Plan Insurance Blog

What Not To Buy: The Top 10 Most Unreliable Used Car Brands and Models

That lovely smell of a new car still remains unfamiliar for many in the motor trade. So here are the used cars brands offering the worst bang for your buck, and the least reliability.

Here at the plan blog, we’ve closely followed the meteoric rise of used car prices since the pandemic’s start. Unfortunately, due to supply chain issues and semiconductor shortages, new car stocks remain limited. Used cars were once the target of consumers looking for a quick bargain. In 2020s Britain, used cars are proving valuable investments.

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In a world where ‘like new’ cars have almost the same value as new vehicles, not all used cars are created equal. Those that are reliable will fetch a much better price tag, and those that aren’t will be seen as shaky investments.

What Car? Asked owners of used cars up to five years old how troublesome their cars had been over the last two years. The survey asked how long repairs took and how much repairs had cost. What Car? Used this to come up with an overall score out of 100.

Below are the 10 most unreliable used car brands according to their research.

The 10 most unreliable used car brands

  1. Jeep… 77.0%
  2. Land Rover… 81.4%
  3. Fiat… 86.4%
  4. Alfa Romeo… 87.3%
  5. Peugeot… 87.4%
  6. Ford… 87.8%
  7. Jaguar… 88.7%
  8. Nissan… 89.3%
  9. Vauxhall… 89.5%
  10. Mercedes… 89.5%

Jim Holder, editorial director or What Car? Said, ‘The bottom three is sadly familiar, and tells a tale of companies that repeatedly promise to do better, but who never seem to shift the dial’. He is referring to Jeep, Land Rover and Fiat.

The worst of the worst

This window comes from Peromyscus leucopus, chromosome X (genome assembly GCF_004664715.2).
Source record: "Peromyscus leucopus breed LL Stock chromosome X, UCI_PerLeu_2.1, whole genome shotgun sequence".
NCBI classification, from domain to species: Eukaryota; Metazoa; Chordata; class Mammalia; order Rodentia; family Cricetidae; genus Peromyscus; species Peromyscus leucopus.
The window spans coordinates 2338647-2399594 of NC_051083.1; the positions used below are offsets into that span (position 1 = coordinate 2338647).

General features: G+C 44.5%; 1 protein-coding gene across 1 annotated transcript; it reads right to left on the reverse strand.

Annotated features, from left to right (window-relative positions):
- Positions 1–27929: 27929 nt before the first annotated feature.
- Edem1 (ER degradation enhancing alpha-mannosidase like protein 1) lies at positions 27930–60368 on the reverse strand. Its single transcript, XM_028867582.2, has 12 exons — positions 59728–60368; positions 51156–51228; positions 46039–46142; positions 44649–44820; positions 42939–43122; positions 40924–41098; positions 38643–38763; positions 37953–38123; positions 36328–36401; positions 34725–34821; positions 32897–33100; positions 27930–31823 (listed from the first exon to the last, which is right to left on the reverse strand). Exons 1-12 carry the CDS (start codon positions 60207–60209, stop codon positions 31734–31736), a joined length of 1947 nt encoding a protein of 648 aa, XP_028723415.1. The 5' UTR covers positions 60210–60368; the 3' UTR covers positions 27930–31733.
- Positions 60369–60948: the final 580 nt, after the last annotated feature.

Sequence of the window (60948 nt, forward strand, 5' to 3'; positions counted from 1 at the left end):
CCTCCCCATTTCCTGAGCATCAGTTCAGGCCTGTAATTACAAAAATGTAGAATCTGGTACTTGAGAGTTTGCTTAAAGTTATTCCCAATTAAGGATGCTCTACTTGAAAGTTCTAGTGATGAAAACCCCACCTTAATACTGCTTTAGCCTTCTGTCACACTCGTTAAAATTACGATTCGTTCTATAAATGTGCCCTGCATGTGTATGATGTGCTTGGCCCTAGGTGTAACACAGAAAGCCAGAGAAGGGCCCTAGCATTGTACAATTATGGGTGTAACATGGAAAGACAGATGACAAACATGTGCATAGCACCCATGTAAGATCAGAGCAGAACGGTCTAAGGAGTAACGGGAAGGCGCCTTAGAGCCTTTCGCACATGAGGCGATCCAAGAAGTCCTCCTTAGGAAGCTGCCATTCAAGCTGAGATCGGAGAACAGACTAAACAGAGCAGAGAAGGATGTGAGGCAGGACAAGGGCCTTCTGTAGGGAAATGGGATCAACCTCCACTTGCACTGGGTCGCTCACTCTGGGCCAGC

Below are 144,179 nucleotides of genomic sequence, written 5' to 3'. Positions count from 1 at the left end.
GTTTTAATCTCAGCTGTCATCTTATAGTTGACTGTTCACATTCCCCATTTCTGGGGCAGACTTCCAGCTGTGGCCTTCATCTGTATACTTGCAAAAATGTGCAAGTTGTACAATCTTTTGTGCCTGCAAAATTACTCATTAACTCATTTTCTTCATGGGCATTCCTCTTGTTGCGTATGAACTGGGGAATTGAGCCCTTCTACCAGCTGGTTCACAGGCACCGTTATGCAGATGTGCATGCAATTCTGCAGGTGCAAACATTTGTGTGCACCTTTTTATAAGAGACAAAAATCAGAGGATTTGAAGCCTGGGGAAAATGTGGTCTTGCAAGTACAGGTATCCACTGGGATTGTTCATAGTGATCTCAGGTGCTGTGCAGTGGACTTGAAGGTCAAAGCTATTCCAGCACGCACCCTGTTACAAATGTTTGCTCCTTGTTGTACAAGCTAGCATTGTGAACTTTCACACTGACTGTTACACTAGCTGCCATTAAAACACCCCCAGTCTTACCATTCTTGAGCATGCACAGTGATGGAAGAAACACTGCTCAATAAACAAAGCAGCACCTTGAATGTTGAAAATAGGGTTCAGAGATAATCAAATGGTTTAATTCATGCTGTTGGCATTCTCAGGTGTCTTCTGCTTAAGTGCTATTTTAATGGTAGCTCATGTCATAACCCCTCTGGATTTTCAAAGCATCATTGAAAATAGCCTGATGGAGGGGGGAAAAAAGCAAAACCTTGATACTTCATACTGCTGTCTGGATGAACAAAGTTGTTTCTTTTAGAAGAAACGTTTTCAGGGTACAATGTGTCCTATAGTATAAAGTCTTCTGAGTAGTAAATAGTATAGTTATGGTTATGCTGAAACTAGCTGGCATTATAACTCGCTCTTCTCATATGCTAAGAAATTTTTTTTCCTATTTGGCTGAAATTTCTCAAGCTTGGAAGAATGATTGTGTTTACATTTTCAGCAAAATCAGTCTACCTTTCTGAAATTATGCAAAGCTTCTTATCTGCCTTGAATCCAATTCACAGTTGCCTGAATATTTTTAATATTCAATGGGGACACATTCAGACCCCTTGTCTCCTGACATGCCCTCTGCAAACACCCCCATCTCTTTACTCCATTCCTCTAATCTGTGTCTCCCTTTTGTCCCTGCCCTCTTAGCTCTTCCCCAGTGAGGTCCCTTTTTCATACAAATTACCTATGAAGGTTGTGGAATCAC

Jeep took the title of grand title of ‘least reliable used car brand’ with a dreadful set of results and a miserable score. At least they saved Land Rover and Fiat from the shameful top spot.

Many believe that Land Rover represents a clear disconnect between the desirability of its vehicles and the ownership experience.

Car brands like Lexus and Toyota that aren’t considered ‘top of the range’ but offer value-for-money and consistency should be paid attention to. Especially by used car buyers that favour premium brands that consistently fail to deliver. Luxury brands often claim to work towards a ‘customer-centric experience’, but are accussed of failing to make vehicles with quality that lasts.

The 10 most Reliable used car models

  1. Hyundai Tucson (2021-present)… 100%
  2. Kia Soul (2014-2019)… 100%
  3. Mini Convertible (2016 – present)… 100%
  4. Mitsubishi Eclipse Cross (2017-2021)… 100%
  5. Toyota RAV4 (2019-present)… 99.5%
  6. Lexus CT200h (2011-2021)… 99.3%
  7. Toyota Auris (2013-2019)… 99.3%
  8. Toyota Aygo (2014-2022)… 99.1%
  9. Mazda CX-3 (2016-present)… 99.1%
  10. Lexus UX hybrid (2019-present)… 99.0%

Mainstream brands don’t perform well in the survey

Most of us take reliability for granted from our vehicles. Long-term reliability is hugely important in a marketplace dominated by used cars instead of new ones. Otherwise, models that get a bad reputation are likely to be harder to sell after a short amount of time.

The survey’s results shows that paying more, more often than not guarantees a level of reliability. But that isn’t always the case, as Mercedes Benz sits at number 10. Land Rover is also not cheap but is the 2nd most unreliable car brand.

What makes a car unreliable?

Unreliability feels like a term that is difficult to define. The survey’s findings showed that particular car brands varied in what made their models unreliable. For Landrover Discovery owners, for example, they were similar percentages of problems with electrics (24%), bodywork (18%) and batteries (12%). All these issues represent unreliability differently, but all combine to paint a picture of a less-than-desirable car.

Advertising is doing the heavy lifting in helping us choose unreliable cars

Jim Holder, editorial director of What Car? Closes the survey by saying, ‘It’s clear that the perceptions driven by marketing are often not meeting expectations, and that the additional price you pay for an upmarket badge not only doesn’t guarantee better reliability, but actually can mean you are more likely to suffer an issue than if you had bought a more affordable car from a mainstream manufacturer.’

There does seem to be a trend that more expensive cars tend to be a tad more reliable, but that is a trend rather than a rule. Despite the claims in car adverts of engineering precision and cutting-edge technology, the evidence of What Car?’s survey shows much of that to be nonsense.

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